By Lisa Zengarini
As European Parliament begins on Wednesday its discussion of the so-called ‘Matić Report’ on women’s sexual and reproductive health and rights in the EU, Polish bishops have expressed in strong terms their opposition to the document, saying it “unfairly discriminates” against unborn children.
The COMECE Position Paper
The resolution, named after Croatian MEP Predrag Fred Matić, refers to abortion as an “essential health service” and a “human right” and has spurred criticism from the European bishops. In a Position Paper released last week, the Commission of the Bishops’ Conferences of the European Union (COMECE) pointed out that the document is “one-sided”, denies “the fundamental right to conscientious objection” and violates the EU principle of subsidiarity. This view has been subsequently echoed by a number of European bishops.
Abortion is always a violation of the fundamental human right to life
The president of the Polish bishops’ Conference too has voiced strong criticism: “Abortion is always a violation of the fundamental human right to life and is all the more repugnant as it affects the lives of the weakest and most vulnerable. It is therefore a manifestation of the most unjust discrimination”, the Archbishop Stanisław Gądecki Poznań says in a statement. He therefore urges all members of the European Parliament to vote against the proposal, emphasizing that on “fundamental human rights and non-negotiable values” there can be “no compromise”.
A violation of the principle of subsidiarity in EU
Echoing COMECE’s arguments, Archbishop Gądecki further reminds MEPs that EU member States have an exclusive competence on healthcare and therefore ‘Matić Resolution’ violates EU law.
Misinformation on the "right to abortion"
The president of the Polish bishops also calls attention to the “misinformation” underlying the draft document when it speaks of "reproductive and sexual rights", including abortion, as fundamental human rights binding States to implement them.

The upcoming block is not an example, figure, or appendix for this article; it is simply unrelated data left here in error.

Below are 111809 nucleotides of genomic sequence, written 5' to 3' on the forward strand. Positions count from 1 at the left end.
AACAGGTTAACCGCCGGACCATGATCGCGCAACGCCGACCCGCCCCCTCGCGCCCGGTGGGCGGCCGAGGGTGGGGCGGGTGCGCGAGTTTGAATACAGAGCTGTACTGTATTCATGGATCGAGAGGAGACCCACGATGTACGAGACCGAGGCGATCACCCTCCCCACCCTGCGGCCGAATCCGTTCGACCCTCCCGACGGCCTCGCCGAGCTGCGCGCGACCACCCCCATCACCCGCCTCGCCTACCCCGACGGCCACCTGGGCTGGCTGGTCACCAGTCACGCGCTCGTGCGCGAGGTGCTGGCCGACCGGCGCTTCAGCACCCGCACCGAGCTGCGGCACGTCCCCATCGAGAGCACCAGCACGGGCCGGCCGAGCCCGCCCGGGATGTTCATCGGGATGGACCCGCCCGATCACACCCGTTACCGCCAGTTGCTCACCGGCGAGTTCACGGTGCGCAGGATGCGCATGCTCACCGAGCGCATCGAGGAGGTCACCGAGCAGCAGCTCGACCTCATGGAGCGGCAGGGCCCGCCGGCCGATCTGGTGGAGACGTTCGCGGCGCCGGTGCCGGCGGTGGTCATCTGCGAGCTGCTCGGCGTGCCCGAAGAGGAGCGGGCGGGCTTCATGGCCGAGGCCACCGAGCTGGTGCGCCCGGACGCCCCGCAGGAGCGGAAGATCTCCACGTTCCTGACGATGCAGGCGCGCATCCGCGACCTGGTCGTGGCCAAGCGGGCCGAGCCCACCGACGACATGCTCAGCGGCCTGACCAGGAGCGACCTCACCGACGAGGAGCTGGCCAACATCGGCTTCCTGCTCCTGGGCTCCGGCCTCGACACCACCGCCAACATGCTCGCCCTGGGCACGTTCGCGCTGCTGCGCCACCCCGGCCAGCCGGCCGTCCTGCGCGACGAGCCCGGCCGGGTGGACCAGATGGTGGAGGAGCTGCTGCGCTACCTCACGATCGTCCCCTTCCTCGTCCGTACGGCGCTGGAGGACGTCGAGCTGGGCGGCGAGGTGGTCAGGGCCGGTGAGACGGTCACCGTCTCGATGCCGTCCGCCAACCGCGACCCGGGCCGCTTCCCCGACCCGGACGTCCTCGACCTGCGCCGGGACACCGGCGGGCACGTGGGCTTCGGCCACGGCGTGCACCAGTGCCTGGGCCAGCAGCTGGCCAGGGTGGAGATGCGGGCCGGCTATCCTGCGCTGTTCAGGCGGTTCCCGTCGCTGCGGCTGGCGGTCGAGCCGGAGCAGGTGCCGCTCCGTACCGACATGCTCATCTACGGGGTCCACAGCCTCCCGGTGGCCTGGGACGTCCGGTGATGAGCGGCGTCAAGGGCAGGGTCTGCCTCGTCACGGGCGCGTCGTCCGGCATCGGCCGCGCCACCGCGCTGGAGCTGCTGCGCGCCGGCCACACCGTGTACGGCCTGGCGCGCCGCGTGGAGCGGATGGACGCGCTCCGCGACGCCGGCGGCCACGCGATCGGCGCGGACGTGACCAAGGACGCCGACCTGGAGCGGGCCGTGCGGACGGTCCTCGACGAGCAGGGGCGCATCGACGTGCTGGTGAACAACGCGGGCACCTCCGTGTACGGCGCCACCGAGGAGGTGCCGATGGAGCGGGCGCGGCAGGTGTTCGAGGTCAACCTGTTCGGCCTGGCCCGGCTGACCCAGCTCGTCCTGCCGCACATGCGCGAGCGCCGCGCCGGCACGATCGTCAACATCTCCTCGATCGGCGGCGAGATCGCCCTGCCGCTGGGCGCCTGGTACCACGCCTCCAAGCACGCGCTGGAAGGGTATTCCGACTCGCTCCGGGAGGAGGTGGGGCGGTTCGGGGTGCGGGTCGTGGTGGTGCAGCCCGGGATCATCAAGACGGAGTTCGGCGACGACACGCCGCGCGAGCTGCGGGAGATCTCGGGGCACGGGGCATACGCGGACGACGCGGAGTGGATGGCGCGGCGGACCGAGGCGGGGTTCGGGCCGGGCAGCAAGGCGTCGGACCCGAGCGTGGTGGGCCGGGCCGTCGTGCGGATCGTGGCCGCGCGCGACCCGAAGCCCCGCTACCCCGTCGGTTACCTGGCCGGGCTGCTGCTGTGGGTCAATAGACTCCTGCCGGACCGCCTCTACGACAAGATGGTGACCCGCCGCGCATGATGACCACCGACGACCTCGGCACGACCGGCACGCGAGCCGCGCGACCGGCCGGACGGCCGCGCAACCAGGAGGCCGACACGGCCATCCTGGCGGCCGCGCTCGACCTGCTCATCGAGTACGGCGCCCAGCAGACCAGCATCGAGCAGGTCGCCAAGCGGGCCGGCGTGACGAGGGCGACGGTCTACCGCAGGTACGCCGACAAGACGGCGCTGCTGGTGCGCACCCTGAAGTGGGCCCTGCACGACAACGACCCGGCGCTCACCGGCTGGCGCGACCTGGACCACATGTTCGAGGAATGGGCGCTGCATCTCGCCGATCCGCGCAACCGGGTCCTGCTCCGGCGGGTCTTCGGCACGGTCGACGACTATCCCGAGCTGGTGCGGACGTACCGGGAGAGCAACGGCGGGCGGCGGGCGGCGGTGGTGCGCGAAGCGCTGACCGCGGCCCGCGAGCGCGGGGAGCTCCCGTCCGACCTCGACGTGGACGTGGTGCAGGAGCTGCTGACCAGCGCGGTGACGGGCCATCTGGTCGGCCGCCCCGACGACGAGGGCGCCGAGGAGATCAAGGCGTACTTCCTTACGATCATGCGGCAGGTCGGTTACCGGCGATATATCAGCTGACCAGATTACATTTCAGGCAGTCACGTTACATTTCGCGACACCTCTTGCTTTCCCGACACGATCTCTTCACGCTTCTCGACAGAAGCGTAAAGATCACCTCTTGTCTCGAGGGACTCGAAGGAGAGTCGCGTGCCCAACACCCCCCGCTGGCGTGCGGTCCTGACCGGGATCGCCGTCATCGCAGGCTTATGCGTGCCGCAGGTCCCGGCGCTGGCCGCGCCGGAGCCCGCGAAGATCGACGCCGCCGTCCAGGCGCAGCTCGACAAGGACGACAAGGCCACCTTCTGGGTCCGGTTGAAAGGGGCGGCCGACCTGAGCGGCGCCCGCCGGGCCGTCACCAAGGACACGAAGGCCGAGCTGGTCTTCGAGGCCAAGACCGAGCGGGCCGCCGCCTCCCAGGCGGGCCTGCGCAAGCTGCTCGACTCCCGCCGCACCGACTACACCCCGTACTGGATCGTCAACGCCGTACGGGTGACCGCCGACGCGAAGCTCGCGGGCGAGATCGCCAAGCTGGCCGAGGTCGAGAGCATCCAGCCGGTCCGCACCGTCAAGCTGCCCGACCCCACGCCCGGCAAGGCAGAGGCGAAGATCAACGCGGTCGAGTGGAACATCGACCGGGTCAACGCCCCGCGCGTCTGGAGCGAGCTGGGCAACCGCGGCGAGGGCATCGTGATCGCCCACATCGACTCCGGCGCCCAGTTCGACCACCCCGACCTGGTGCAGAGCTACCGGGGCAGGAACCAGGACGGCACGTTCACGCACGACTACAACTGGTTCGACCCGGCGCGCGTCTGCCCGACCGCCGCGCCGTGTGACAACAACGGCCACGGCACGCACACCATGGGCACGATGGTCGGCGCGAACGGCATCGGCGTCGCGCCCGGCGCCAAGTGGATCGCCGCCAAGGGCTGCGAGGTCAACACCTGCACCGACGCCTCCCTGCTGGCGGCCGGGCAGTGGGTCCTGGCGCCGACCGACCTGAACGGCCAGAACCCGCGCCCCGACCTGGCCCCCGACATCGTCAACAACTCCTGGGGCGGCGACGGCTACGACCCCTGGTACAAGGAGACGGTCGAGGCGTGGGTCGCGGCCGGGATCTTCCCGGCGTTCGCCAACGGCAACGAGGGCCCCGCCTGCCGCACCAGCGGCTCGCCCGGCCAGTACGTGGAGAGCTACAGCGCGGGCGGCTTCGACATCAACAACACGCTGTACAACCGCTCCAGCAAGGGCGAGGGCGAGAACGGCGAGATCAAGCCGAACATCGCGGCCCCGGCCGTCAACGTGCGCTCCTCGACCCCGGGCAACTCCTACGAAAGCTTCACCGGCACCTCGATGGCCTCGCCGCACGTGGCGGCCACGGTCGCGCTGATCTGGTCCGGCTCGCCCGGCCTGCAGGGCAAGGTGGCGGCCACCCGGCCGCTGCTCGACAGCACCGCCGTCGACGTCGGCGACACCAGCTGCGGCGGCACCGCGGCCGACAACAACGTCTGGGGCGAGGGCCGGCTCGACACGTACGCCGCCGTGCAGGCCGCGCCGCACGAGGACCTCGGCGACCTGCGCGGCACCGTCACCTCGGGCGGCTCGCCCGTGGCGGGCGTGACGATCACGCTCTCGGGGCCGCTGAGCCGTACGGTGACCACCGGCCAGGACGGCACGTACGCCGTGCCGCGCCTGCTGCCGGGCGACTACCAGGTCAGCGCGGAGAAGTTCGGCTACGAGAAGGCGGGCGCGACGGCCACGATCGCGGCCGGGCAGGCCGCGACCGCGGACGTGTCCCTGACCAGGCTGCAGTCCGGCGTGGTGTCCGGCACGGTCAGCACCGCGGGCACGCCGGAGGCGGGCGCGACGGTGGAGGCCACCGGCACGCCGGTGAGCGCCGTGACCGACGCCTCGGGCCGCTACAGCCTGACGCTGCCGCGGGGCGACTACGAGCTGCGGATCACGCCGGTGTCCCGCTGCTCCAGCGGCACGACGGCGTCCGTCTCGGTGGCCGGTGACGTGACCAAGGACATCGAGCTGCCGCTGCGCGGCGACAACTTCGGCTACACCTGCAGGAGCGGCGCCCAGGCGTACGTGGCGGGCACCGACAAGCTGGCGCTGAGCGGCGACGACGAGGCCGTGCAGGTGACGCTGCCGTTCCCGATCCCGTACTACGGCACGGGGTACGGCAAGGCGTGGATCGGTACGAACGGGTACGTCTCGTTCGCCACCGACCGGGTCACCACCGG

In fact, he says, "there is no international document on human rights”, including the ones cited by the author of the resolution, that mentions the existence of the “right to abortion”. On the contrary, these international provisions guarantee the right to life against the right to kill. “EU treaties confirm this principle of the inviolable dignity of every human being, his right to life, the prohibition of eugenic practices, as well as the commitment to protect the rights of minors”, the prelate adds.
The right to conscientious objection
Furthermore, Archbishop Gądecki recalls that the EU Charter of Fundamental Rights explicitly mentions the right to conscientious objection, including that of healthcare professionals, which is also mentioned in many EU member States’ Constitutions. The resolution – he says - can be therefore considered as an attack against the Charter and these Constitutions.
Abortion cannot be considered as 'essential health service'
The president of the Polish bishops hence reiterates the Church’s concern and dismay over the possibility that abortion may become a “human right”: "The legalization of abortion alone is a distortion of social life and can still less be considered as an 'essential health service', he states.